Essential oils boast a ton of great benefits, such as helping you sleep, purifying the air, and enhancing cleaning products. But when you use them incorrectly, they also carry risks. Case in point: The infamous essential oil burn.
Many essential oils — especially clove, thyme, and oregano — have antioxidant and antimicrobial properties that can kill invading bacteria by rupturing their cell membranes (which makes them so good for cleaning), but germs are not their only victims. “They do a similar thing to your skin cells and the mucous membranes that line and protect the inside of your body,” explained aromatherapy expert Robert Tisserand to the The New York Times. “If you put undiluted oregano oil on your skin or in your mouth, you’ll have an irritant reaction — a very nasty one. The skin will go red and burn like crazy.”
You may already know that to prevent burns you should always use a carrier oil like coconut or almond oil when applying an essential oil directly to your skin. But this isn’t the only cause, certain oils (even when diluted) can react with ultraviolet rays from the sun and other heat sources to cause burns and irritation. (This specific risk is especially high for citrus oils, such as grapefruit or lemon.) Even scarier? Essential oil burns can even happen after diffusing essential oils, according to Health magazine.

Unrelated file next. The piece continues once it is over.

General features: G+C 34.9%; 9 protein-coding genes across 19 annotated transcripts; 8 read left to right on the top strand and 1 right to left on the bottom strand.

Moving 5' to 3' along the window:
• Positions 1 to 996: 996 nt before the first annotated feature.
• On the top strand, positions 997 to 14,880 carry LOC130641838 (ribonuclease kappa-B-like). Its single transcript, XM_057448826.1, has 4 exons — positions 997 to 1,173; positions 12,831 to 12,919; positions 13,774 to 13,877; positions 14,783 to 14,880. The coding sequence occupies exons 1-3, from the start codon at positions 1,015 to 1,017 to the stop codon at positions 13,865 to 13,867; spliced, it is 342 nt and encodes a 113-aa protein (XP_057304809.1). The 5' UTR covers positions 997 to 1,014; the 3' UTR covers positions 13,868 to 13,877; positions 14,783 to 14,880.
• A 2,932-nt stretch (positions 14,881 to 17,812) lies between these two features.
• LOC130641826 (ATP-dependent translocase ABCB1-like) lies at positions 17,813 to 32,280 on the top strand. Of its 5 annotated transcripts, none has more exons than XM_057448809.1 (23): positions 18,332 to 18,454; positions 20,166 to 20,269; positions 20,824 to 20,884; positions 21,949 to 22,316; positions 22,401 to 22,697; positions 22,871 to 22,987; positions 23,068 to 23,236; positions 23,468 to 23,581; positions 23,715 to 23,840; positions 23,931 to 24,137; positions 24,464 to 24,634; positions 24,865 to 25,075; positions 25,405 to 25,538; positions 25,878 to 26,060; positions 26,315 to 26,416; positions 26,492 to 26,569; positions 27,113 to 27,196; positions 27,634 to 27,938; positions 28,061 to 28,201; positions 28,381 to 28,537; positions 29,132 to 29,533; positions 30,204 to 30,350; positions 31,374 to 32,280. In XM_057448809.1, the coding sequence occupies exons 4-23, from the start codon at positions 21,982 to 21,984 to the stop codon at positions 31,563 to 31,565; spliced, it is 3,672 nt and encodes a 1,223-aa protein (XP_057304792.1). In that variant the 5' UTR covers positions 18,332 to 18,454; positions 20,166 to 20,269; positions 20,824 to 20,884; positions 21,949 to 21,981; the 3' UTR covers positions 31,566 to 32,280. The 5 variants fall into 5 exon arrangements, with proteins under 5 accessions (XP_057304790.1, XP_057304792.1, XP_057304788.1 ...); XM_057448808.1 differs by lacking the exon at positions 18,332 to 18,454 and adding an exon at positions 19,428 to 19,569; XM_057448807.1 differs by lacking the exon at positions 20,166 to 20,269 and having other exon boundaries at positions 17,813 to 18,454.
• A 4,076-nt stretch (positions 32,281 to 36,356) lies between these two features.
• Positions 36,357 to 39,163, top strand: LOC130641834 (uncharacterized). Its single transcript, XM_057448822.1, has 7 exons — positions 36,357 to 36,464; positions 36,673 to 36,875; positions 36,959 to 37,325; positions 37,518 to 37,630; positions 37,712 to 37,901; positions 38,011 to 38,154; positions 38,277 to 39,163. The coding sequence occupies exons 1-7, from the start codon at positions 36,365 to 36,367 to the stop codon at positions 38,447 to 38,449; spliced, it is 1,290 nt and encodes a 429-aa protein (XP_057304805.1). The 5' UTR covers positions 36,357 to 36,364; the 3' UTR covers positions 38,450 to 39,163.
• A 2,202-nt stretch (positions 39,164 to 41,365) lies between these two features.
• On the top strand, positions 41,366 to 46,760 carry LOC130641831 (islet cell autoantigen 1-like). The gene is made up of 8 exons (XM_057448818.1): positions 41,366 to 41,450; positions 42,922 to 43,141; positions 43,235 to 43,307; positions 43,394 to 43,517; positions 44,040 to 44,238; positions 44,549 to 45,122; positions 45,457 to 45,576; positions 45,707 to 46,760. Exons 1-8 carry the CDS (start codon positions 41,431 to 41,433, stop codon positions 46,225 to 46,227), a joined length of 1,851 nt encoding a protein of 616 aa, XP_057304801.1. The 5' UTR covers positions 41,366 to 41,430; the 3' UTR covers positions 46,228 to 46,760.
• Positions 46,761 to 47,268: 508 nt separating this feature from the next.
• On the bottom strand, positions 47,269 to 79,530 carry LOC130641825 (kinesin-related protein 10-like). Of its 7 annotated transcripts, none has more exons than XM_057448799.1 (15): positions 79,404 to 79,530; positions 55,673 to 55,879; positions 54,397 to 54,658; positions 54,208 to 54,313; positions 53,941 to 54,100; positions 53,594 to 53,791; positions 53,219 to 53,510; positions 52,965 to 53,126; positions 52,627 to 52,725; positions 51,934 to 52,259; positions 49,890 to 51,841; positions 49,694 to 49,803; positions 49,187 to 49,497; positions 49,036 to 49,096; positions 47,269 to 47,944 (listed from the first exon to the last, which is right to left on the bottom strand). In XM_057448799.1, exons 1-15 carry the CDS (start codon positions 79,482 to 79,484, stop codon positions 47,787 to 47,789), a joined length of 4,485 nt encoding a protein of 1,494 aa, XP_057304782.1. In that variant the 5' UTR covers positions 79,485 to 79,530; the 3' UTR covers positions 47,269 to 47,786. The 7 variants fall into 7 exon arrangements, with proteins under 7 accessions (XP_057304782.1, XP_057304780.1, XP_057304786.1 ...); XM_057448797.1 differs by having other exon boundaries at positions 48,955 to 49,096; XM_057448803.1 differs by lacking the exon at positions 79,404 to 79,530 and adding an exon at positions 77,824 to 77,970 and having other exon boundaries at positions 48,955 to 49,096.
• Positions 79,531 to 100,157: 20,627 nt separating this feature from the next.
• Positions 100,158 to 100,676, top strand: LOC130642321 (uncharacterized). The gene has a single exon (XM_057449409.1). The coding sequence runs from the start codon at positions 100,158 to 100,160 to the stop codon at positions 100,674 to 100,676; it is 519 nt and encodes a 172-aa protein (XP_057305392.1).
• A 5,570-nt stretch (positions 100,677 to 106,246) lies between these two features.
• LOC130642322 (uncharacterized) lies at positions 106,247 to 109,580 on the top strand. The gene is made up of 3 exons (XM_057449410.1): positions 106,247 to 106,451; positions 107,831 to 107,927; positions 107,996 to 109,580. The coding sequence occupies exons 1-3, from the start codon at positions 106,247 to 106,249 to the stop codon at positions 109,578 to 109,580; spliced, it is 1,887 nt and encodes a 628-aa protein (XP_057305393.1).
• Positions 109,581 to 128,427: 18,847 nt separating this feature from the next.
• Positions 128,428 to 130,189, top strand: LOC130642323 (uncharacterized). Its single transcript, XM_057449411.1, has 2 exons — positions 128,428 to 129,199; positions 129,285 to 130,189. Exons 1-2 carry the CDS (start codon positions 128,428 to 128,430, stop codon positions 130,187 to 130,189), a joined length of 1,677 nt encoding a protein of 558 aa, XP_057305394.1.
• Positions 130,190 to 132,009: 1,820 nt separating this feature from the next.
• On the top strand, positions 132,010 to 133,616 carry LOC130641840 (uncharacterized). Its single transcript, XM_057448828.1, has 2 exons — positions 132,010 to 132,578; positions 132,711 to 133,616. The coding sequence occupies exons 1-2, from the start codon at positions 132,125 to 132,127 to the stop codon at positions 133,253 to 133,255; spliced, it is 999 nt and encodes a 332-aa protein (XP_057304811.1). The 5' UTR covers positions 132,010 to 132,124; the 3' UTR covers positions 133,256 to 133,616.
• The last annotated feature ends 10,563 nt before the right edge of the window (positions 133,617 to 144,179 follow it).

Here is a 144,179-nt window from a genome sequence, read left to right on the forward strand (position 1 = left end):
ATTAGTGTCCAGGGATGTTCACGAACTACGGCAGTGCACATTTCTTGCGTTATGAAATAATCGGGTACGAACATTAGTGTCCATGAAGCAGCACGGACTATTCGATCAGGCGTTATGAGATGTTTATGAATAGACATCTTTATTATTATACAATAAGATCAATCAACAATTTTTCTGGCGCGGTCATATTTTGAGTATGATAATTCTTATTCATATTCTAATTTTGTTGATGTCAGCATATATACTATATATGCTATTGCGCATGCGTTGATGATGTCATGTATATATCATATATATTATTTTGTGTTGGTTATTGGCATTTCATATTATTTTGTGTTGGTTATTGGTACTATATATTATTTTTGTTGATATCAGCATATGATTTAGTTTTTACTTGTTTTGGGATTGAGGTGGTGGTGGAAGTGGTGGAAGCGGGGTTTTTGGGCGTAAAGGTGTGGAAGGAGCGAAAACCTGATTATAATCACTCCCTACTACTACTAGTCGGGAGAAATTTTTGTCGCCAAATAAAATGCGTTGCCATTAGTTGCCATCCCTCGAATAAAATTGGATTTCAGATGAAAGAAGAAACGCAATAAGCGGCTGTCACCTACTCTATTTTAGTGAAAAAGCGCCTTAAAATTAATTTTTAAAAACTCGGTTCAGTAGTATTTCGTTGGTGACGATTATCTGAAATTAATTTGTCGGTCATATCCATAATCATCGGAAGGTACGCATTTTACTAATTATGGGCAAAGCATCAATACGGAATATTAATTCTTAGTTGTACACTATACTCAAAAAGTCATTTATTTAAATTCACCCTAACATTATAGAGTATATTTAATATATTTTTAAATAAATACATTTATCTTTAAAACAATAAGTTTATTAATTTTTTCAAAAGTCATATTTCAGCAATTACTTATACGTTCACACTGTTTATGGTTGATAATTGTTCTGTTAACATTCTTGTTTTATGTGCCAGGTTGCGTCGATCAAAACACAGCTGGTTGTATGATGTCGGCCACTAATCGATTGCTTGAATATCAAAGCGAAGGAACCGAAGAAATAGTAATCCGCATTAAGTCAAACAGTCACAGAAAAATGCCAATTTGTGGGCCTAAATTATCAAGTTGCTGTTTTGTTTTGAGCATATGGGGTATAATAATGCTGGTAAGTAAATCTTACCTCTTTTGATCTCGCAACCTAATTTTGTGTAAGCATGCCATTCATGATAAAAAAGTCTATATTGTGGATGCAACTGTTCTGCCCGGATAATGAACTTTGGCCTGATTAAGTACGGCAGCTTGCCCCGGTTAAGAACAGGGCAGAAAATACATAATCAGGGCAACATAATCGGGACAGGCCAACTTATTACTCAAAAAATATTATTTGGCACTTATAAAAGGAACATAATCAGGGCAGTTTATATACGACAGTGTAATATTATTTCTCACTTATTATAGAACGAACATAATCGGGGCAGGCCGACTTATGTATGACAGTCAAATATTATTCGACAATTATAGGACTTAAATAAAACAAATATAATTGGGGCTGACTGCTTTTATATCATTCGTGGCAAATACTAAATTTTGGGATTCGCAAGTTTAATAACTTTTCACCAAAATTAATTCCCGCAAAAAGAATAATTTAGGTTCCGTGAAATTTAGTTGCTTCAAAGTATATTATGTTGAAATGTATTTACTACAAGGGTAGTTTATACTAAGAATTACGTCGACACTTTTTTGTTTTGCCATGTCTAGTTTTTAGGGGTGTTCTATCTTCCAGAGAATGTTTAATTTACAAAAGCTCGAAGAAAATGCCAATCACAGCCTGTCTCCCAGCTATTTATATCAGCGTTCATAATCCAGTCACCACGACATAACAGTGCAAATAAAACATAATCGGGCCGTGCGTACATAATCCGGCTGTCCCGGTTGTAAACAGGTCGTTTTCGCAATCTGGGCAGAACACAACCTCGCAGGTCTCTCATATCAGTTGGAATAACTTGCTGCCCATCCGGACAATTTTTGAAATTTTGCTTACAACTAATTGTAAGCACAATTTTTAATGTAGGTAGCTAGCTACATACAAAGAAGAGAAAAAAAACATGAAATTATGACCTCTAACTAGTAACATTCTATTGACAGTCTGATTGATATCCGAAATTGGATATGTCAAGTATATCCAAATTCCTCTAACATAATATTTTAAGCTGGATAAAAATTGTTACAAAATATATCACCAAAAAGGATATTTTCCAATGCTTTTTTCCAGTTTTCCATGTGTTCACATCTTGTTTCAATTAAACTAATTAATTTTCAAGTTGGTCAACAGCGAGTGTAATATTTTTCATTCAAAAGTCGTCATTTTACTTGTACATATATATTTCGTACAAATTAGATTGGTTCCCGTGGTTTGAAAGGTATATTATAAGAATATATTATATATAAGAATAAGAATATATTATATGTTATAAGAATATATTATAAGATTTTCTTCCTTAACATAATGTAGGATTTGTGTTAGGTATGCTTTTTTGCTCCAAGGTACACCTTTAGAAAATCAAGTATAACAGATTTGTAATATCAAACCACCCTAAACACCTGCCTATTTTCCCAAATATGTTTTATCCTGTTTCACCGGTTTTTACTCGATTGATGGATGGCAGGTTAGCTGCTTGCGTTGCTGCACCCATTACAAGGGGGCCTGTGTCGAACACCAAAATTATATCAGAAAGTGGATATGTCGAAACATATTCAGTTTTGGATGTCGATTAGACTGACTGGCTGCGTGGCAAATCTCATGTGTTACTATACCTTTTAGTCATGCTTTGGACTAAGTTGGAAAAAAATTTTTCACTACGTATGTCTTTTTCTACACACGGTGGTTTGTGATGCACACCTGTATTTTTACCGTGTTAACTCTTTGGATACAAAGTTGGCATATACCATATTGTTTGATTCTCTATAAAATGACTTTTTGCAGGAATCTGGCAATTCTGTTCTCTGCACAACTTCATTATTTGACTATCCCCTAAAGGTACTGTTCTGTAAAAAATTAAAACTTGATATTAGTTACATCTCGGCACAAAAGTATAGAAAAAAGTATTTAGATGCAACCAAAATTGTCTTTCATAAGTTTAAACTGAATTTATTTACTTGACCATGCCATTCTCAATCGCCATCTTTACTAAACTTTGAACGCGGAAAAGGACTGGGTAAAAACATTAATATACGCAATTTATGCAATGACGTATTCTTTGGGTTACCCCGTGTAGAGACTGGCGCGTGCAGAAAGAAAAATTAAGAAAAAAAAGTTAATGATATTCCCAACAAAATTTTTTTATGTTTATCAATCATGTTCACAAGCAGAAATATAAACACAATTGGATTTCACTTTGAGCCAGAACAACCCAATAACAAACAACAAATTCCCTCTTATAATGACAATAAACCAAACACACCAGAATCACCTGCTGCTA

As a woman named Emily Smith detailed in a viral Facebook post, she suffered a terrible chemical burn after she used an essential diffuser and accidentally got vapor in her face before she put a new log in her fireplace. “Immediately, I felt a stinging sensation on my face but due to the fact that my body never came into direct contact with the flames, combined with my ignorance about the nature and danger of the oils my skin had come into contact with, I didn’t put two and two together,” she wrote.
Sounds like an awful experience to us! But this doesn’t mean we need to start avoiding aromatherapy altogether. Instead, think of this as an important reminder to brush up on the best essential oil safety tips and follow them to a T.
According to the National Association for Holistic Aromatherapy (NAHA), the most important safety guidelines include: avoid undiluted application of essential oils, avoid application on open or damaged skin, and avoid application of any known dermal irritant essential oil on any skin condition (especially an inflammatory or allergic one).
But it’s also important to refrain from applying essential oils just before going into the sun or even a sun-tanning booth. On that same note, be sure to keep your oils far away from direct contact with any flames, including but not limited to: candles, fire, matches, cigarettes, and gas cookers.
Finally, when trying an essential oil for the first time, always do a skin patch test to make sure you’re not at risk for any negative reaction. This is especially true if you have any dermal sensitivities or allergies. Remember: Protecting your precious skin is so important!